Published May 14, 2014
President Obama came into office promising sweeping change in domestic affairs. But nearly six years into his time in office, it is clear that, on many critical fronts, his presidency will be one of treading water. As a consequence, his successor will find a target-rich environment of issues ripe for serious reform.
The president’s supporters reject the characterization that little of consequence has been accomplished during this administration. They point especially to the Affordable Care Act as a major legacy achievement. But even Democrats generally admit that progress has been stymied on many issues since the health law passed in 2010. They blame the House GOP for this, saying Republicans as a group chose to block the president instead of working with him since taking control of the lower chamber in 2011.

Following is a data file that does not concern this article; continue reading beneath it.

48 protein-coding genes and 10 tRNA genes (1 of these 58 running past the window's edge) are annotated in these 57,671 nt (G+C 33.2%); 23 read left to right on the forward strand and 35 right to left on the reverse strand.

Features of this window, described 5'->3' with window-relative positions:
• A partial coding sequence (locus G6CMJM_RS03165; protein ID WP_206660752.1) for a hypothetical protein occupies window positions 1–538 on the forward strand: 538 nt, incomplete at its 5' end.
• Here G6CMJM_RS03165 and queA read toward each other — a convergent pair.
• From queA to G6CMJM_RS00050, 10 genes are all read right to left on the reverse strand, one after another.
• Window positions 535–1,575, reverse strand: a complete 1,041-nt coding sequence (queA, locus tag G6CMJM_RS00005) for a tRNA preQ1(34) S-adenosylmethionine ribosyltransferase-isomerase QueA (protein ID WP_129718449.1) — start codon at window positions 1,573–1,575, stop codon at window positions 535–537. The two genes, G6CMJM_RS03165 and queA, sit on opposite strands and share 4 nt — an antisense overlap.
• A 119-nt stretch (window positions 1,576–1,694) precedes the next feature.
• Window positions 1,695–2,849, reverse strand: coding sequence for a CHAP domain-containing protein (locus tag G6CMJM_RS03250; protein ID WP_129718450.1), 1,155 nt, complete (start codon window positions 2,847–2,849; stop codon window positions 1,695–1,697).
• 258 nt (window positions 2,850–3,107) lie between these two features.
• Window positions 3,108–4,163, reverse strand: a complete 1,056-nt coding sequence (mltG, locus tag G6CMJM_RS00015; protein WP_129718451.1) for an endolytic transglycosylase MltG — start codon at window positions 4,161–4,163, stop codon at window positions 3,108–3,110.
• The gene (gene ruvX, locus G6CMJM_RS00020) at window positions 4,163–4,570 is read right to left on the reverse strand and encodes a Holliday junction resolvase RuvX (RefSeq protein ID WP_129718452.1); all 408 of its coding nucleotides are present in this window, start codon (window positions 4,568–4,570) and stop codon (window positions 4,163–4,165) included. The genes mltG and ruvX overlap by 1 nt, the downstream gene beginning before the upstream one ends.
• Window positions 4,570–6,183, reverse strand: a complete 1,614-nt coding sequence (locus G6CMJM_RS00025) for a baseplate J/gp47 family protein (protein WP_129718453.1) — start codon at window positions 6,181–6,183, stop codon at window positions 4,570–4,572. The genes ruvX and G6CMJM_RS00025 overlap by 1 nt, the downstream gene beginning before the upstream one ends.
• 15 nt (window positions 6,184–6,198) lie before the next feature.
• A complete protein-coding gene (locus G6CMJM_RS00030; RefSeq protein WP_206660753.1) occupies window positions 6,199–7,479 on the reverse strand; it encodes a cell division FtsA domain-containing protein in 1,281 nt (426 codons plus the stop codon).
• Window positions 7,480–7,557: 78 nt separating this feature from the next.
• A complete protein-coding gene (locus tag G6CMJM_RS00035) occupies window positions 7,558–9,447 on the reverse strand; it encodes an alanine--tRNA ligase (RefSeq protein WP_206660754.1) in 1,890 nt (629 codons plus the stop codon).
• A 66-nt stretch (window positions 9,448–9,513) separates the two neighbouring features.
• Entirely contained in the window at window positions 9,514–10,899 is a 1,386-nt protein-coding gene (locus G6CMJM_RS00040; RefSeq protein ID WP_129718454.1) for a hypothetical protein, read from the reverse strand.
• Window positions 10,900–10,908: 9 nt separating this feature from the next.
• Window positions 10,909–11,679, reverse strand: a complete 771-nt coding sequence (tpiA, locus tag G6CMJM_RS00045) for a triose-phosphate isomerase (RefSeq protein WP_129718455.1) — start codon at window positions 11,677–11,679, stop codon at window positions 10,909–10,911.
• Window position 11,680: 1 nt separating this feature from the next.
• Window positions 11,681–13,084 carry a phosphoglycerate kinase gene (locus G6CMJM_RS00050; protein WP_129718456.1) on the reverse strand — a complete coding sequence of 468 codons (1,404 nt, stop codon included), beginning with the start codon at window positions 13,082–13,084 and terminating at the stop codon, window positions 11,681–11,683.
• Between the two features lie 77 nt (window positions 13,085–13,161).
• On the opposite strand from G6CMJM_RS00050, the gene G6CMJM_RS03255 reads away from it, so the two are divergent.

Republicans have a different take on recent history, of course. From their perspective, the president chose to draft and push a partisan health plan in 2010 because, well, he could. He didn’t need Republican support to pass Obamacare, and he preferred not to have it, so Democrats could trumpet what passed as solely their achievement. He followed that up by scuttling a budget deal with House Speaker John Boehner in 2011 out of fear of alienating his party’s base, and then he ran a reelection campaign predicated on exacerbating partisan tensions. In his second term, he has gone out of his way to unilaterally rewrite legislation, especially on health care, so as to avoid working with Republicans.
With these competing versions of recent events in mind, it is easy to see why major bipartisan legislation has been hard to come by.
So, for now, the president can claim to have enacted a significant health-care law, but very little else, and the health-care plan he did enact remains on shaky political ground.
Meanwhile, the passage of time has only made more urgent the need for action on a range of other issues. This provides an opportunity for President Obama’s successor to reshape large areas of domestic policy.